To Nelson Peltz and the Wendy’s Board of Directors,
We write as faith leaders of national religious denominations and organizations to urge Wendy’s to join the Coalition of Immokalee Workers’ Fair Food Program. Our faith traditions call on us to uphold human dignity and to build a society grounded in the firm belief that we must love our neighbors as ourselves. The hundreds of thousands of people of faith we represent view those values as a mandate to stand in solidarity with farmworkers and insist that Wendy’s commit to human dignity and human rights by joining the Fair Food Program.
For the last five years, Wendy’s has inexplicably turned its back on farmworkers and evaded this proven supply-chain Program that guarantees farmworkers’ human rights; ending severe abuses such as forced labor and sexual assault and creating respectful conditions of work for tens of thousands of men and women harvesting crops on Program farms.
Meanwhile, outside the Fair Food Program, in greenhouses and fields in the US, Canada and Mexico, farmworkers still face well-documented abuses. They and their families and pay a heavy toll in their lives and livelihoods. But instead of joining the Fair Food Program, Wendy’s has gone out of its way to avoid it – pulling its purchasing from participating growers and creating its own Code and adopting traditional corporate monitoring – an approach that has failed for years, the world over. Wendy’s has taken a “trust us” approach, insisting that you can monitor human rights conditions in your supply chains yourselves. But those assurances are no substitute for the transparency and proven results of the Fair Food Program, which is making a concrete difference for tens of thousands of farmworkers. Human dignity, health, wholeness, and lives are at stake. With a proven model at hand, It is simply unconscionable that Wendy’s has done all in its power to avoid participation.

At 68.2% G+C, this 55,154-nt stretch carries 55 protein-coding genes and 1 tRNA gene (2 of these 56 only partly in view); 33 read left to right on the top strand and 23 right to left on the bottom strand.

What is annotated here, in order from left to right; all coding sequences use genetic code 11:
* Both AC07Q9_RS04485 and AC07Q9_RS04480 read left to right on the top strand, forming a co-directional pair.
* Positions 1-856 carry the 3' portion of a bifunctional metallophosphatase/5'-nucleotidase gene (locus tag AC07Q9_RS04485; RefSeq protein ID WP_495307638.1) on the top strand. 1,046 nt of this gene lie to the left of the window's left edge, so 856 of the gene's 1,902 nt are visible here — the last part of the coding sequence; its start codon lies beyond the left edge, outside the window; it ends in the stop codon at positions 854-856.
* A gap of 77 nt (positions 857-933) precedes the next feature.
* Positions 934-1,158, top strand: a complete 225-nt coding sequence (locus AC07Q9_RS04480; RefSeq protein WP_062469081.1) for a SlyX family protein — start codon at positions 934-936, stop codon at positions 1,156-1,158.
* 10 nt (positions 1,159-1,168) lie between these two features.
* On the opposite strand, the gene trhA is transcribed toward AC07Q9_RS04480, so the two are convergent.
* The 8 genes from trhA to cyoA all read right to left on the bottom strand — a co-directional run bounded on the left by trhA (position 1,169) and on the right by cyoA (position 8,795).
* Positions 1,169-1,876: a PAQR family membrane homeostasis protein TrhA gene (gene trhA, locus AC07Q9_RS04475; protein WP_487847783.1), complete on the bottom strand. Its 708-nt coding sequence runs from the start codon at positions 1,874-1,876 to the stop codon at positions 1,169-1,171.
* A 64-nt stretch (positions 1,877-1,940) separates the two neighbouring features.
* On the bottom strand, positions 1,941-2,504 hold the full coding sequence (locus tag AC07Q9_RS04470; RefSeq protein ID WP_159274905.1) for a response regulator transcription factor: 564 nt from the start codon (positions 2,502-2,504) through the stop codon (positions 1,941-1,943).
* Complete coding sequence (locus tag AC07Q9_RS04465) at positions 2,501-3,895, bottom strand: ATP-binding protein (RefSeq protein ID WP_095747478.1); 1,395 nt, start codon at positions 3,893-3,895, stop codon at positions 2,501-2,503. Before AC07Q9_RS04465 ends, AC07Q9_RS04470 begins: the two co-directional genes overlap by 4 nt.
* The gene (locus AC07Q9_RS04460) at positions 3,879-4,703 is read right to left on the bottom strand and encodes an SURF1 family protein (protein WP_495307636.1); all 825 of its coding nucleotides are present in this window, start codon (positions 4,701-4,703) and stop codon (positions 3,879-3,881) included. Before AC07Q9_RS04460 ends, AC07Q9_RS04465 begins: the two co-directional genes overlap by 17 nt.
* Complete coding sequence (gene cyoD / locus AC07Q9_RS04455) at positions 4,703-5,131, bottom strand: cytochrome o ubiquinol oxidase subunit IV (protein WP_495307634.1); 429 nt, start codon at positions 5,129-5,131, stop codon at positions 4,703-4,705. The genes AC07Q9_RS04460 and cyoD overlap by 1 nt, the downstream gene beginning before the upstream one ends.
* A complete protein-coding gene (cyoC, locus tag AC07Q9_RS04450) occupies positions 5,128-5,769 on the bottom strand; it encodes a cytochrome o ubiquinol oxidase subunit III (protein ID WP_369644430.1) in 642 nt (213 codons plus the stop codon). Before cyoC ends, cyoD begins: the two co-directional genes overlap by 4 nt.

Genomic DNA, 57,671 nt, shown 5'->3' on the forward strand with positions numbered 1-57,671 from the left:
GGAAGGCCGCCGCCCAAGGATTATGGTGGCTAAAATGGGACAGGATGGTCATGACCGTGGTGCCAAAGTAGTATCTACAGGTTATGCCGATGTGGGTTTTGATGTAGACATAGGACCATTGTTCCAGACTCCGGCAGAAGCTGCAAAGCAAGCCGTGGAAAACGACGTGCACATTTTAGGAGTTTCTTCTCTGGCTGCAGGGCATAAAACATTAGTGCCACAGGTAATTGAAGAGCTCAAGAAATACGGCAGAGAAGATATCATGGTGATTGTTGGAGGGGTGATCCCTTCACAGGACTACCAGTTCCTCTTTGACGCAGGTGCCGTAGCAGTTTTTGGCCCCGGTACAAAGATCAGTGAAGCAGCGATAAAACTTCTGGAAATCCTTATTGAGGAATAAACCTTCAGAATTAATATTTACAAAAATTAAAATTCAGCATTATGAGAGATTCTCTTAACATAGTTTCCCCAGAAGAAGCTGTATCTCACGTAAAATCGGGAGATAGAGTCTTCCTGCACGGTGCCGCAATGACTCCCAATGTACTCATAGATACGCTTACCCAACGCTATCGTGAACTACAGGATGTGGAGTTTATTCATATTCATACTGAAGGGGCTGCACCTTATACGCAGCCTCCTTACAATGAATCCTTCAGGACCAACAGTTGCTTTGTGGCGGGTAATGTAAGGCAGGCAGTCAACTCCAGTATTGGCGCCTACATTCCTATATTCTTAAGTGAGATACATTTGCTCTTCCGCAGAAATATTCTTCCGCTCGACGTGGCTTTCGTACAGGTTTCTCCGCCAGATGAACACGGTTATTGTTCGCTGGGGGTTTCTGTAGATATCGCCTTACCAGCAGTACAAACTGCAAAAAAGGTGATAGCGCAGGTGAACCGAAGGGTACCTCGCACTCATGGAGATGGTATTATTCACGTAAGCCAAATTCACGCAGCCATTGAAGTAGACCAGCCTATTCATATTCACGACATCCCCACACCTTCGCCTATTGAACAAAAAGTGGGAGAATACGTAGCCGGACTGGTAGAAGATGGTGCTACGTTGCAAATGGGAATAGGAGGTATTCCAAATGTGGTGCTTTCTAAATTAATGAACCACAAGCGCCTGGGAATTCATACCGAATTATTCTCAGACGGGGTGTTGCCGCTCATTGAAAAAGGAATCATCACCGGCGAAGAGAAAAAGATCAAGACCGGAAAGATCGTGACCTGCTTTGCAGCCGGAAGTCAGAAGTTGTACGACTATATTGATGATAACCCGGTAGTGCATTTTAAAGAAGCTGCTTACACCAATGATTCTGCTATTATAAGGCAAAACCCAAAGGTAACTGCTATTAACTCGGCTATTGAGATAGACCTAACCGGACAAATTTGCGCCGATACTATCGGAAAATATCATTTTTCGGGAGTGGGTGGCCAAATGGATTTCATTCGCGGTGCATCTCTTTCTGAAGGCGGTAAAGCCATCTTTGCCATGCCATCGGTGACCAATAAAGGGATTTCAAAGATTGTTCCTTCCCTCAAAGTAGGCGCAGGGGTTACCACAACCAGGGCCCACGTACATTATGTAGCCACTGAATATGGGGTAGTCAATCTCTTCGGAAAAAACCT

We support the moral stand of university students across the nation, who have mobilized to cut Wendy’s contracts with their universities until Wendy’s puts human rights on its menu. The moral arc of the universe – and of human rights for farmworkers – bends towards justice. As we have in the past, we will lend our power and voices and faith leaders to support these efforts, including to continue to engage executives at Wendy’s annual shareholders’ meetings, to march in the sunshine and in the snow, and to bring our congregations to protest at Wendy’s restaurants across the nation. And we support the national boycott of Wendy’s, a boycott that demonstrates the moral urgency for Wendy’s to join the Fair Food Program now.
Wendy’s continued refusal to sit down with the CIW and sign onto the Fair Food Program is an affront to the conscience. We are counting on you to stand up for human rights. We call upon you to recognize your common humanity with farmworkers and come to the table, human being to human being and sign a fair food agreement. Do not wait another day. And trust these words of the Rev. Dr. Martin Luther King, Jr.: “The time is always ripe for doing good.”
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